When I first found my way to Reformed circles, I was rather surprised to learn of an interesting phenomenon that's sometimes called the "Spurgeon societies." In these little clubs, Reformed Christians--usually only men--get together and talk theology while they drink wine or other alcoholic beverages and smoke cigars. I believe that Spurgeon's name got tacked on to these groups on account of his well-known love of fine cigars. As a newly Reformed believer who'd come out of the tyranny of the weaker brother, this came as a small shock to me, but as I became better acquainted with the Bible's teaching on Christian liberty and observed the lifestyles of the men who participated in these groups, I came to accept this practice. I think the conduct of the participants in these groups played a large role in reconciling myself to it. Without exception, I noticed that these men took pains to enjoy their liberty quietly without the slightest hint of parading it in front of those who might stumble over it. Moreover, their way of life betrayed no sign of addiction to any of their pleasures, and they generally lived healthy lifestyles: proper diet and exercise, etc.. Their pleasure did not rule them, and they practiced it in such a way so as to not cause others offense. Now, I personally can't stand cigar smoke and I don't particularly enjoy most alcoholic beverages so I cannot imagine ever joining a "Spurgeon society", but I do enjoy other pleasures that might cause others to feel pangs of guilt. Although I doubt I'll ever join the Spurgeon guys, I must say that I respect what they do and that I've learned much from their example of how to go about enjoying Christian liberty in a proper, God-honoring manner.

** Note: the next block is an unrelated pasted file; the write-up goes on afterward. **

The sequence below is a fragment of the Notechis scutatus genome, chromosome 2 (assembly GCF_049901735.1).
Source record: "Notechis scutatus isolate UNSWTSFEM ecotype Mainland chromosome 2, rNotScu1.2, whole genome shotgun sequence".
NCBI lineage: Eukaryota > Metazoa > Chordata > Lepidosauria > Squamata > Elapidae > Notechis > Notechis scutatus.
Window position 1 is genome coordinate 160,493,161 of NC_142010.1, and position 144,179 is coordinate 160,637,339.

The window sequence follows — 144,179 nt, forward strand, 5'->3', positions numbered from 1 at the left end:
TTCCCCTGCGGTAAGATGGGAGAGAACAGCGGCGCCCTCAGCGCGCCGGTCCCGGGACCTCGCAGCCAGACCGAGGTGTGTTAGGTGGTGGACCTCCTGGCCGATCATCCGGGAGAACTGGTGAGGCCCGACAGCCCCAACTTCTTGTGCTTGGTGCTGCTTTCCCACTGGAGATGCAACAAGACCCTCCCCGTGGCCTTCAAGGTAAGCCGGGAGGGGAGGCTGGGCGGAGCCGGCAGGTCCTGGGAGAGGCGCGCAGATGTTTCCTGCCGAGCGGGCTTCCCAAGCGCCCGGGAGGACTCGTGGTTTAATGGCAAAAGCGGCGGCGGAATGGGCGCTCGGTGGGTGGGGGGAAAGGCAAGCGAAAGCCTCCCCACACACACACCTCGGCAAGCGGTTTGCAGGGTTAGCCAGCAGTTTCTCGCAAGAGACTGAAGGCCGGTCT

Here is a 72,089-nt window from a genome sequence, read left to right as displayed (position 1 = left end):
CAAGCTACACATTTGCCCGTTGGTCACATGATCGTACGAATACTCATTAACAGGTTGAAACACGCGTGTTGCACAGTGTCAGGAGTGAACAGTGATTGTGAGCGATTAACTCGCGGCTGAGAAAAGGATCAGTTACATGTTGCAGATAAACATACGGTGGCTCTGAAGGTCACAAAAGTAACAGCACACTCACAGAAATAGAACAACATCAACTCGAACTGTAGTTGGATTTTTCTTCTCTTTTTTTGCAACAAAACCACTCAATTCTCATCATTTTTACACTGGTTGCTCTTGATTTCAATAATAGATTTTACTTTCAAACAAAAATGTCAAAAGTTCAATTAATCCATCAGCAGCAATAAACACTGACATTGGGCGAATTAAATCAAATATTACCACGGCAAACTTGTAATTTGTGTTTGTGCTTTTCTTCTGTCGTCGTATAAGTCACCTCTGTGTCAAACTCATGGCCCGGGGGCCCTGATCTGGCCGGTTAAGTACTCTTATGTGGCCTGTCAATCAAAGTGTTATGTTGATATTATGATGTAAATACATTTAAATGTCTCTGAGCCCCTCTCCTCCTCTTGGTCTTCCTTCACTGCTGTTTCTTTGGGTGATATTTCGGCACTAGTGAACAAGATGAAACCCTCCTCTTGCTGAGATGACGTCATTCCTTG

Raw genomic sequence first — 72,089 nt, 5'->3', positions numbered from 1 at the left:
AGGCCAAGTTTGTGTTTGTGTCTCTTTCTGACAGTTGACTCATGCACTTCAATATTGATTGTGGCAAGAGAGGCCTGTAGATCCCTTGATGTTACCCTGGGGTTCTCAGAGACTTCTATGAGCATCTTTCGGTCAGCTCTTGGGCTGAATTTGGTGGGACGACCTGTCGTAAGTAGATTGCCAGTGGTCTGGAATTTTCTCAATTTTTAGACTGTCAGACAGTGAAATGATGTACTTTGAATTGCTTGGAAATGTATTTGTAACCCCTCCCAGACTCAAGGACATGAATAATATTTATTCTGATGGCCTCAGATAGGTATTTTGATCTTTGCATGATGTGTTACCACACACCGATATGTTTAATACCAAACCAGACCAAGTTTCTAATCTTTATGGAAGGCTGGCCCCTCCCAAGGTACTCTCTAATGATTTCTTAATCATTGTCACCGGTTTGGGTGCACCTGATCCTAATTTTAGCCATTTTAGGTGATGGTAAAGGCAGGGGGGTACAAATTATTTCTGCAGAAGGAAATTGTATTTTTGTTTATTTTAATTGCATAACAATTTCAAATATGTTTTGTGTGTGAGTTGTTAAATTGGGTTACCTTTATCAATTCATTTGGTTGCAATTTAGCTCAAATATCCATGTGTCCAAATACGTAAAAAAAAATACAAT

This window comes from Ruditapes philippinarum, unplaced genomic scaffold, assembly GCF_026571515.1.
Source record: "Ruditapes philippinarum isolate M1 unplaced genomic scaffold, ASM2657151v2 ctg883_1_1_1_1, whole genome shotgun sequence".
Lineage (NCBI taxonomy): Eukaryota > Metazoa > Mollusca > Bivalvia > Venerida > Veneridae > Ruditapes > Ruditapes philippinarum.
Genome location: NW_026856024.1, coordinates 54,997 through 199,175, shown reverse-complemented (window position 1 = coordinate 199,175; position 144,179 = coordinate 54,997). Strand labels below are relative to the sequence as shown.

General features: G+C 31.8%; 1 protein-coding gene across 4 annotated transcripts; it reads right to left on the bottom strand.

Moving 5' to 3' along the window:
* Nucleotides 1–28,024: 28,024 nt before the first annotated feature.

In the recent movement towards the tyranny of the stronger, I've not seen such a pretty picture. Whereas my Spurgeon friends enjoy their liberty in a peaceful, quiet, and responsible manner, I'm learning of some Christians who will tell you all about the things that they feel free to swallow, inhale, wear, and pierce, and they will defend their right to do so with much vehemence. In some cases, especially regarding body piercing, tattooing, and clothing, they'll display their liberties for all the world to see: both stronger and weaker. Whereas I've never had occasion to watch my cigar-smoking friends enjoy their indulgence, the uber-liberated are happy to show me just how strong their consciences are, with little or no regard paid to how strong my conscience may be.

My friend, Christian liberty is a precious gift, one that ought to be preciously guarded against those who would seek to bind our consciences to any law save God's Law, but it ought not be exercised in a way that causes unnecessary or purposeful offense to those who possess weaker consciences. I am sincerely grieved to see the rising tyranny of the strong, and pray that God will grant His church a balanced Biblical understanding of how Christian liberty is to be enjoyed.